This past Friday, seven Cranston schools "went orange" on a voluntary basis to combat childhood hunger. Students and staff were asked to donate $1 or bring in a non-perishable canned good and wear …
This past Friday, seven Cranston schools "went orange" on a voluntary basis to combat childhood hunger. Students and staff were asked to donate $1 or bring in a non-perishable canned good and wear the color orange to school in support of Go Orange Day; a day set aside to help those, especially children, in the community who are going hungry and relying on services such as the Food Pantry at CCAP. Spearheading this campaign were the three Cowart sisters who are no strangers to volunteering or leading: Caroline, age 13; Elizabeth, age 11; and Alexandra, age 8.
After watching a television appeal to participate in "No Kid Hungry" and learning that Tuesday was National Go Orange Day, the Cowart sisters asked their principals at Western Hills and Glen Hills if they could run Go Orange days at their schools. When both principals said yes, Caroline contacted the superintendent and Mayor Allan Fung and asked for their support as well. They both responded favorably and the superintendent put it out to the other schools to participate if they wished to. The result: Go Orange raised more than $1,380 and collected hundreds of non-perishable food items that have been delivered to CCAP for its food pantry.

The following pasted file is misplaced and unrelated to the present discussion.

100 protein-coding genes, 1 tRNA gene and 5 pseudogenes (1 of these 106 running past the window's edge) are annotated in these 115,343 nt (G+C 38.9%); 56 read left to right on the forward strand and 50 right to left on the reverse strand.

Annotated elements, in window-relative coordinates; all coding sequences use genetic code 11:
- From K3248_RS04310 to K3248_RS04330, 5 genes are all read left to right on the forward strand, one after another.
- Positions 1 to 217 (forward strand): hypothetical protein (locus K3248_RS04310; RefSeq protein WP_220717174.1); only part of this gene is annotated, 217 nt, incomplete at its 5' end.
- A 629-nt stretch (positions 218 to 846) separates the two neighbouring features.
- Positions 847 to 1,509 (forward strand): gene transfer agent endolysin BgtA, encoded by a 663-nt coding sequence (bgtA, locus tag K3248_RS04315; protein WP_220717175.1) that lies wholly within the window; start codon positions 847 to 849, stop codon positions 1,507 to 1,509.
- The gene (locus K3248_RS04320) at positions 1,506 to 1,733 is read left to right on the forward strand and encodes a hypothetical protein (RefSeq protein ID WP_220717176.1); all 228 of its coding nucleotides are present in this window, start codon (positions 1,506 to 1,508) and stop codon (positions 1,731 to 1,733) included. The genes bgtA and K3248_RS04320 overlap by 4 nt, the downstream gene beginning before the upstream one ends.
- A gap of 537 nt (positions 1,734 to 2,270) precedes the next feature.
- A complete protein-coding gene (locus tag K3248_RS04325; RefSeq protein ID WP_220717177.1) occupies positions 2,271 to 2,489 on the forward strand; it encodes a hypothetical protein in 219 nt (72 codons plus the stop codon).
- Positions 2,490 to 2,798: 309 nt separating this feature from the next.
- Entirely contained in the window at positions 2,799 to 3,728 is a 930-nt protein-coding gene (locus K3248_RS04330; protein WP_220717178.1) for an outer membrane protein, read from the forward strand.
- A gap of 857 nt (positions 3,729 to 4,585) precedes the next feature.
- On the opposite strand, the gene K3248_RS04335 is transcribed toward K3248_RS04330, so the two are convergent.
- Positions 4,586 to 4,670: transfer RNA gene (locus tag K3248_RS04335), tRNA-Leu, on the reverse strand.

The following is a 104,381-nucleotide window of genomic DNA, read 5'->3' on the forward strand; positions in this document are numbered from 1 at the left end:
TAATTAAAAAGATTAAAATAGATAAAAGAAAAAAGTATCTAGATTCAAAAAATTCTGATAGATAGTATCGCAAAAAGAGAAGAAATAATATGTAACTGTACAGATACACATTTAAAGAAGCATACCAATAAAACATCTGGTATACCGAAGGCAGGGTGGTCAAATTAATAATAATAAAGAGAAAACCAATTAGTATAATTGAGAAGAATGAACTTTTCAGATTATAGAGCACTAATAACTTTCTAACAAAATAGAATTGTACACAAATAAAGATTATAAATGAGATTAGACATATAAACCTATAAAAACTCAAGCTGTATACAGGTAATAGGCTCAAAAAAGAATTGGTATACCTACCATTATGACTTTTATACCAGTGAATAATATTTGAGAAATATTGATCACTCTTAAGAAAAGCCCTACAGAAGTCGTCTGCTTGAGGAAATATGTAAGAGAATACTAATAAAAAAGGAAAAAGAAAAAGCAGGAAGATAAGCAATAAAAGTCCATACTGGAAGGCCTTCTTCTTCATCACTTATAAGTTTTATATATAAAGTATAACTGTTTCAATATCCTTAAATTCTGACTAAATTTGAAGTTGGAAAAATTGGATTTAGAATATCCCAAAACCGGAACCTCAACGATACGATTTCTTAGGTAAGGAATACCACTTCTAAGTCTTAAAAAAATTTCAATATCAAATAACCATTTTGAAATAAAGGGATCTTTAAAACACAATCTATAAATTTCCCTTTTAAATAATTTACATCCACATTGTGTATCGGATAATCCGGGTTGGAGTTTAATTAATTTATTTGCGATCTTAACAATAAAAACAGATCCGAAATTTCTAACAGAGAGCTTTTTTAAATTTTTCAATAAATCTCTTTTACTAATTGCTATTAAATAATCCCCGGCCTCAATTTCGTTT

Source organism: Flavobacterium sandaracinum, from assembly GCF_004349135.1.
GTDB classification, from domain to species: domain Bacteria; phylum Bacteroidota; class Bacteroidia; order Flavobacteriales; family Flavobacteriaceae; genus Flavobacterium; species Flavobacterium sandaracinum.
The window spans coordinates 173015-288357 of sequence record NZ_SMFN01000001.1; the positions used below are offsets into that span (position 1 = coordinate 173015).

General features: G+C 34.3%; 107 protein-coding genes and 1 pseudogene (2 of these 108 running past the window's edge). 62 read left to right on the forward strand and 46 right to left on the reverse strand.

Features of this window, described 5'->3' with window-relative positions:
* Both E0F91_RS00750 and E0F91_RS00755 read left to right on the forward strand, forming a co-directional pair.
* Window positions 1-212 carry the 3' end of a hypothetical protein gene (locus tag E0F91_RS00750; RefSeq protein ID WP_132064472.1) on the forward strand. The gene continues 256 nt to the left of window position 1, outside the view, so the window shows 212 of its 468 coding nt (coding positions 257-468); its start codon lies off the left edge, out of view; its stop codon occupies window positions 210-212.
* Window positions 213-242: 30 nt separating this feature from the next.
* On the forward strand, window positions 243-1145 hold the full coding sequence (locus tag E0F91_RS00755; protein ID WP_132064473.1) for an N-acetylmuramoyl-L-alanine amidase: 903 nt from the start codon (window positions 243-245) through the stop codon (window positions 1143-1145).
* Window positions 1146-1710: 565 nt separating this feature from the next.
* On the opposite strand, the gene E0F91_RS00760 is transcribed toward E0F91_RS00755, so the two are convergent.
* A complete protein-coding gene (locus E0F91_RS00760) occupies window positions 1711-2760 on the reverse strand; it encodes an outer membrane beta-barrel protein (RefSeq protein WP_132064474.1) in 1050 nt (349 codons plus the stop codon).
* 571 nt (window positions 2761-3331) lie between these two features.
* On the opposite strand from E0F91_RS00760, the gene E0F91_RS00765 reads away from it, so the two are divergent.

Everything came together in the matter of a week. The sisters reached out to others, used social media and personally made more than a dozen signs to post at area schools. When asked if they knew of any classmates who are hungry; they said they think they do because of lack of snacks and sad looks upon their faces.
“Coincidentally though, in the way that fate works, just the day before the television commercial, I sent Caroline a link to an essay contest sponsored by No Kid Hungry, for students ages 13 and up,” said Jennifer Cowart, their mother. “I hadn’t actually looked into the contest much, but I saw the age range and she fit right into it, so I sent it to her.”
She entered the writing competition.
Caroline Cowart, being the oldest of the three, is no stranger to the spotlight as she won the Healthy Lunchtime Challenge 2012 and went to Washington for the Kids State Dinner where she met the President and First Lady last summer. The younger of the three girls, Alexandra, won second place at the Sodexo Future Chef competition last March 2013 and Elizabeth started a school newspaper at Glen Hills last spring with a couple of classmates.
“I felt good organizing this effort,” said Caroline. “I loved how many of my friends helped out by making posters and helping to hang them up as well as the feedback I have received. I like to make a difference.”
All three girls are also active in the Girl Scouts of America as well as in their church, St. David’s on the Hill.
“Two summers ago we had the opportunity to hear Olivia Culpo speak at Bay View, a couple of weeks before we found out that Caroline won the D.C. trip,” said Jennifer Cowart. “She talked a lot about taking risks and not being afraid and only being successful by taking risks. That speech really affected them and their future successes, I think, stemmed from them not being afraid to take a risk.”
The morning of Go Orange, the girls, according to their mother, were afraid that no one would show up wearing orange, yet were greeted at each of their schools to a sea of orange and their efforts paid off.